Although he thinks there will be more focus on equitable access to vaccinations in the coming months, Friman sees the potential for a lot more damage to developing countries in the meantime because of new variants and changes in travel and regulations. He notes that a strategy that emphasized equity at the outset may have been able to reduce this issue.

Going forward, both Friman and Berlin say they see an outcome where vaccine equity increases.

“The optimistic view would be that, as vaccines become more available and as vaccination becomes more prevalent and stays ahead of mutations, there is a much better chance for countries to get back on track,” Friman says.

Berlin also notes the possibility of using the pandemic response as a future model for combatting other globally affective issues, such as climate change.

“It shows you that when governments do have the political will to do something like that, that you really can achieve unprecedented innovation and change,”
Berlin says.

For international affairs students, Friman says it will be integral to have knowledge of the world outside of the U.S., combating the notions of isolationism that have arisen. He also says the importance of foreign language expertise is ever-present, but Marquette is making the acquisition of these skills more difficult by cutting programs and reducing funding for these areas of study.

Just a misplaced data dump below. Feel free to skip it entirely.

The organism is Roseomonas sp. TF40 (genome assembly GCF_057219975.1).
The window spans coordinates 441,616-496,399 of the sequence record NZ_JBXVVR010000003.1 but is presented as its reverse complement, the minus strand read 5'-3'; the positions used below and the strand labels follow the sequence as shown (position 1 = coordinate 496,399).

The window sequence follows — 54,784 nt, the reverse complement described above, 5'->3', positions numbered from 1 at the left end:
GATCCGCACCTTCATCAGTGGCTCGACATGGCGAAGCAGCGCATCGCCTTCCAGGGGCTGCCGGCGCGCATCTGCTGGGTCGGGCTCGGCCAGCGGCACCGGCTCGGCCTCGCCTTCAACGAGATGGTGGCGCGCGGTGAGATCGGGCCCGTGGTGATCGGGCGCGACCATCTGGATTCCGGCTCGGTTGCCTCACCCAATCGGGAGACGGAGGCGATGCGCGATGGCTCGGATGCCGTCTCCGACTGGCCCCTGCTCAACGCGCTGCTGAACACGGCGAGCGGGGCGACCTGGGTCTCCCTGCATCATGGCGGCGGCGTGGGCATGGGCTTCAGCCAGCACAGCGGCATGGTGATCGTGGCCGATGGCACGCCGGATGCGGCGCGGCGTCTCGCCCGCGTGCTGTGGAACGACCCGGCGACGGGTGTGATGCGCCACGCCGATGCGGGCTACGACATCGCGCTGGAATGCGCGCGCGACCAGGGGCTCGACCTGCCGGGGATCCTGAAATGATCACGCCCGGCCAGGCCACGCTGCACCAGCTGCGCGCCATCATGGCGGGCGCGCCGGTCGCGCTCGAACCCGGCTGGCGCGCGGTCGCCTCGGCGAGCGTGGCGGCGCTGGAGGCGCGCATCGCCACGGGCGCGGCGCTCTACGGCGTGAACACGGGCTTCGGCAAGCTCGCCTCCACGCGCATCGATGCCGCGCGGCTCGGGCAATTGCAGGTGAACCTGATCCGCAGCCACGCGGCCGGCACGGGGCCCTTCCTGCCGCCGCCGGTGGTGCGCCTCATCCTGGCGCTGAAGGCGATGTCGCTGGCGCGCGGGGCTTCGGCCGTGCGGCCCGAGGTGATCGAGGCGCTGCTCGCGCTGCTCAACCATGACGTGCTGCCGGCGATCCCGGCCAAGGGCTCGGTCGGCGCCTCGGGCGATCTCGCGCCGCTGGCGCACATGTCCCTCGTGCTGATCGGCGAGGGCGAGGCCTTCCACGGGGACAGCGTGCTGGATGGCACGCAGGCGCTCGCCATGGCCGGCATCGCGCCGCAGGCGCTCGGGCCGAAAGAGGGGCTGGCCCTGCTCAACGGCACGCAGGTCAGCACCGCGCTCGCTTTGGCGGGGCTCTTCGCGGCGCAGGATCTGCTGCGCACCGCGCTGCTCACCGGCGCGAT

Hannah Schaefer, a sophomore in the College of Arts & Sciences majoring in international affairs, notes that much of her coursework has included discussions of the pandemic and its relation to many global issues of both the past and
the present.

Schaefer’s coursework also changed based on the pandemic, with one course including a unit about how pandemics affect international security and relations.

“I think politics classes will continue to incorporate COVID-19 into their curriculums as it will continue to be relevant for many years,” Schaefer says.

Along with this, Schaefer states that the pandemic has shown how global crises can uncover different governments’ strengths and weaknesses.

Schaefer says this has amplified her desire to study international affairs.

In terms of the job market, Berlin notes an apparent short-term detriment in the availability of jobs and internships due to the lack of travel, which is integral for many international affairs professions. When looking to the future, Berlin says it is hard to predict what market trends might be, a reality the pandemic has highlighted in every aspect of the
global economy.

Schaefer says it can be difficult to remain optimistic in the face of a pandemic. She notes that the global disease has revealed and highlighted underlying issues in countries throughout the world.

“It has caused significant upheaval and confusion that will perhaps take years for certain states to recover from, especially those who were not prepared to combat COVID-19,” Schaefer says. “The economic implications will continue to burden the lives of many people and challenge state security on multiple levels.”

In spite of this, Schaefer also finds a source of optimism, similar to Berlin and Friman, in the potential of the COVID-19 pandemic to inform governments about how to deal with pandemics in the future.

This story was written by Grace Dawson. She can be reached at grace.dawson@marquette.edu.